The Sagrada Familia

By Gijs Van Hensbergen, Bloomsbury, £20

The cause for Antoni Gaudí (1852–1926) was opened in 1998. Why might this architect be made a saint? He was a bachelor, teetotaller, vegetarian, and a daily Mass-goer, who practised epic self-denial. In 1914, he abandoned his wider architectural practice to devote himself totally to the Sagrada Familia, but lived only to see one of its projected 18 towers and spires built. His final year he spent on the site in his own workshop, which was to be destroyed 10 years later. His Catholicism was lived out against the dark background of violent anarchism and anti-clericalism – associated with him are the causes of 12 martyrs of the Sagrada Familia assassinated by the Reds between 1936 and 1939. He subscribed to an “integrist” view of Catholicism, which in Catalonia, as in contemporary Croatia, Flanders and Ireland, was also allied to language-revival movements and separatist nationalism.

Gaudí was the son of a coppersmith – naturalistic metalwork is one of the hallmarks of his style – and he was educated by the Piarist fathers. At Barcelona architecture school (1874-8), like all good architecture students, he despised the teaching, while making lifelong professional friendships.

He was taken up by integrist and nationalist patrons, designing a model industrial town, and blocks of flats for the wealthy in Barcelona, as well as for bishops, counts and marquises. Two church schemes were begun but left incomplete, while his ruthless reordering of the cathedral of Palma de Majorca (1903-14) was an example of early liturgical-movement thinking expressed in rich Symbolist style and metalwork.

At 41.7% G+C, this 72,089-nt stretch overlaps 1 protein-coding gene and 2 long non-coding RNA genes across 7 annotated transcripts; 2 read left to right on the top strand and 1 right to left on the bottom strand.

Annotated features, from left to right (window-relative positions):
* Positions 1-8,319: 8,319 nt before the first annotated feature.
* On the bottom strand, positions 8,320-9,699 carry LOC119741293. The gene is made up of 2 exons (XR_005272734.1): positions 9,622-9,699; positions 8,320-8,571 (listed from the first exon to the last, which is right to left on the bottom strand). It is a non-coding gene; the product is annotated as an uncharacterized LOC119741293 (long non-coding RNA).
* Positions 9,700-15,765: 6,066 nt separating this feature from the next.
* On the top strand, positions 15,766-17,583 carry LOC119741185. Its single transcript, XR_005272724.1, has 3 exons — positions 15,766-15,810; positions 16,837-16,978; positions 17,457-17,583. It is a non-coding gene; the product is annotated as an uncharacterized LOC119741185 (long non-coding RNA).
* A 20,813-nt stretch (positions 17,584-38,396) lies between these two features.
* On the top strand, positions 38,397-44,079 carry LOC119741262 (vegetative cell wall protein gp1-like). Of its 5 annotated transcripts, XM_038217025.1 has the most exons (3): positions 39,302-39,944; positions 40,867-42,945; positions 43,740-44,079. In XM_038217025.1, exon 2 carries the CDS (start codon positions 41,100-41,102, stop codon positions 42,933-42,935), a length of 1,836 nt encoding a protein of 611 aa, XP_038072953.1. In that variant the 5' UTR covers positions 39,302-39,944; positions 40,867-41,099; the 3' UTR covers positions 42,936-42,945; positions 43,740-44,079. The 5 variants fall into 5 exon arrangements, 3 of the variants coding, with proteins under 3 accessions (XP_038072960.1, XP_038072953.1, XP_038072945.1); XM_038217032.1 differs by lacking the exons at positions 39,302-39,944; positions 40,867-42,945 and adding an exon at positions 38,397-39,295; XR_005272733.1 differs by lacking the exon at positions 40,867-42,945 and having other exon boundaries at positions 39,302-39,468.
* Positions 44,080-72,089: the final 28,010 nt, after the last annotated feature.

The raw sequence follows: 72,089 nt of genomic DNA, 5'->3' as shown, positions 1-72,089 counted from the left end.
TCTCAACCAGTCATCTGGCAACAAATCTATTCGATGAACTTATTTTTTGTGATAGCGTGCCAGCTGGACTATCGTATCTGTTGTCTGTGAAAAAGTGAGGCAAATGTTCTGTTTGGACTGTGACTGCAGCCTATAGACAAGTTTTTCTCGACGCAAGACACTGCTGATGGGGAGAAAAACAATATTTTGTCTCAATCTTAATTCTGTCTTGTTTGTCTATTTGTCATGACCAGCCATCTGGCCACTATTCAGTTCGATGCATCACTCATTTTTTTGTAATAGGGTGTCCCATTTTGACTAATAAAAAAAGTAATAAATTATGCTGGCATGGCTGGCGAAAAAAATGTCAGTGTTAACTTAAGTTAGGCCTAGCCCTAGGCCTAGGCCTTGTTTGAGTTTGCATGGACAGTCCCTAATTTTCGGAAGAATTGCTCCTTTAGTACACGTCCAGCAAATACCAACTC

The Expiatory Temple of the Holy Family was the project of the Spiritual Association of Devotees of St Joseph. It was founded in 1866 by a Catholic bookseller, Boccabella, with the priest founder of the Congregation of the Sons of the Holy Family, to counter pressing threats to the Catholic family. This was symbolised by urbanisation, industrialisation and exploitation as Barcelona became the Manchester of Spain. The site was bought in 1881 and Gaudí was appointed in 1883.

​How to continue reading…

This article appears in the Catholic Herald magazine - to read it in full subscribe to our digital edition from just 30p a week

The Catholic Herald is your essential weekly guide to the Catholic world; latest news, incisive opinion, expert analysis and spiritual reflection